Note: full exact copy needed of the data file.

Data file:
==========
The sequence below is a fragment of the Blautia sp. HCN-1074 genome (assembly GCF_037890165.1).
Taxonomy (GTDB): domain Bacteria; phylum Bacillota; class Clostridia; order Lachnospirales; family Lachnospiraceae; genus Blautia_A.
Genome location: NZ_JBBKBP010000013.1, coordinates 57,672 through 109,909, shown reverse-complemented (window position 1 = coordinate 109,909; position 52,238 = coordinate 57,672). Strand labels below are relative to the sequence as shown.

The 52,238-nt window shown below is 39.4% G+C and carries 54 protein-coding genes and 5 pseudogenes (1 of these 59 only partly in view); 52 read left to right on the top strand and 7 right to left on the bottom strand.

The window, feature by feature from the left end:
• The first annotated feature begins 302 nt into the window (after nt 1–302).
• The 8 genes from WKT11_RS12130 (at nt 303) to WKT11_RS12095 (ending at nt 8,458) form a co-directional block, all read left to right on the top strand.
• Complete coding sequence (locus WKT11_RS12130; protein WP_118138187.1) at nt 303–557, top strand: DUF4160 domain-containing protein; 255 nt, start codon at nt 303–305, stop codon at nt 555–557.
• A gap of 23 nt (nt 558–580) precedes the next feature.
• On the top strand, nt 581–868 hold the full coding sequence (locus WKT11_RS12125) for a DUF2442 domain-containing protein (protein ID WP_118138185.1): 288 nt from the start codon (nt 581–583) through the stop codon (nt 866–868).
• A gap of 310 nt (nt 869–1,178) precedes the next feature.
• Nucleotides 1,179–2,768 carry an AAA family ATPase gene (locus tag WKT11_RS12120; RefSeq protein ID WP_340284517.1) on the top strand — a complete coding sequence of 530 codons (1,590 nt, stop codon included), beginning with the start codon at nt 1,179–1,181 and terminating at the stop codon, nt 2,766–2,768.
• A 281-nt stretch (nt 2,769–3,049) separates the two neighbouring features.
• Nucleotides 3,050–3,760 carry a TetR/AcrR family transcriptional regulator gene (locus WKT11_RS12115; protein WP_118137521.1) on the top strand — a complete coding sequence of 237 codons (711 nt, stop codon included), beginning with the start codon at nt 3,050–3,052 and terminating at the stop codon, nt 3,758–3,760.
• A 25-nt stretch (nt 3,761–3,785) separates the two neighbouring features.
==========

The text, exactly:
The sequence below is a fragment of the Blautia sp. HCN-1074 genome (assembly GCF_037890165.1).
Taxonomy (GTDB): domain Bacteria; phylum Bacillota; class Clostridia; order Lachnospirales; family Lachnospiraceae; genus Blautia_A.
Genome location: NZ_JBBKBP010000013.1, coordinates 57,672 through 109,909, shown reverse-complemented (window position 1 = coordinate 109,909; position 52,238 = coordinate 57,672). Strand labels below are relative to the sequence as shown.

The 52,238-nt window shown below is 39.4% G+C and carries 54 protein-coding genes and 5 pseudogenes (1 of these 59 only partly in view); 52 read left to right on the top strand and 7 right to left on the bottom strand.

The window, feature by feature from the left end:
• The first annotated feature begins 302 nt into the window (after nt 1–302).
• The 8 genes from WKT11_RS12130 (at nt 303) to WKT11_RS12095 (ending at nt 8,458) form a co-directional block, all read left to right on the top strand.
• Complete coding sequence (locus WKT11_RS12130; protein WP_118138187.1) at nt 303–557, top strand: DUF4160 domain-containing protein; 255 nt, start codon at nt 303–305, stop codon at nt 555–557.
• A gap of 23 nt (nt 558–580) precedes the next feature.
• On the top strand, nt 581–868 hold the full coding sequence (locus WKT11_RS12125) for a DUF2442 domain-containing protein (protein ID WP_118138185.1): 288 nt from the start codon (nt 581–583) through the stop codon (nt 866–868).
• A gap of 310 nt (nt 869–1,178) precedes the next feature.
• Nucleotides 1,179–2,768 carry an AAA family ATPase gene (locus tag WKT11_RS12120; RefSeq protein ID WP_340284517.1) on the top strand — a complete coding sequence of 530 codons (1,590 nt, stop codon included), beginning with the start codon at nt 1,179–1,181 and terminating at the stop codon, nt 2,766–2,768.
• A 281-nt stretch (nt 2,769–3,049) separates the two neighbouring features.
• Nucleotides 3,050–3,760 carry a TetR/AcrR family transcriptional regulator gene (locus WKT11_RS12115; protein WP_118137521.1) on the top strand — a complete coding sequence of 237 codons (711 nt, stop codon included), beginning with the start codon at nt 3,050–3,052 and terminating at the stop codon, nt 3,758–3,760.
• A 25-nt stretch (nt 3,761–3,785) separates the two neighbouring features.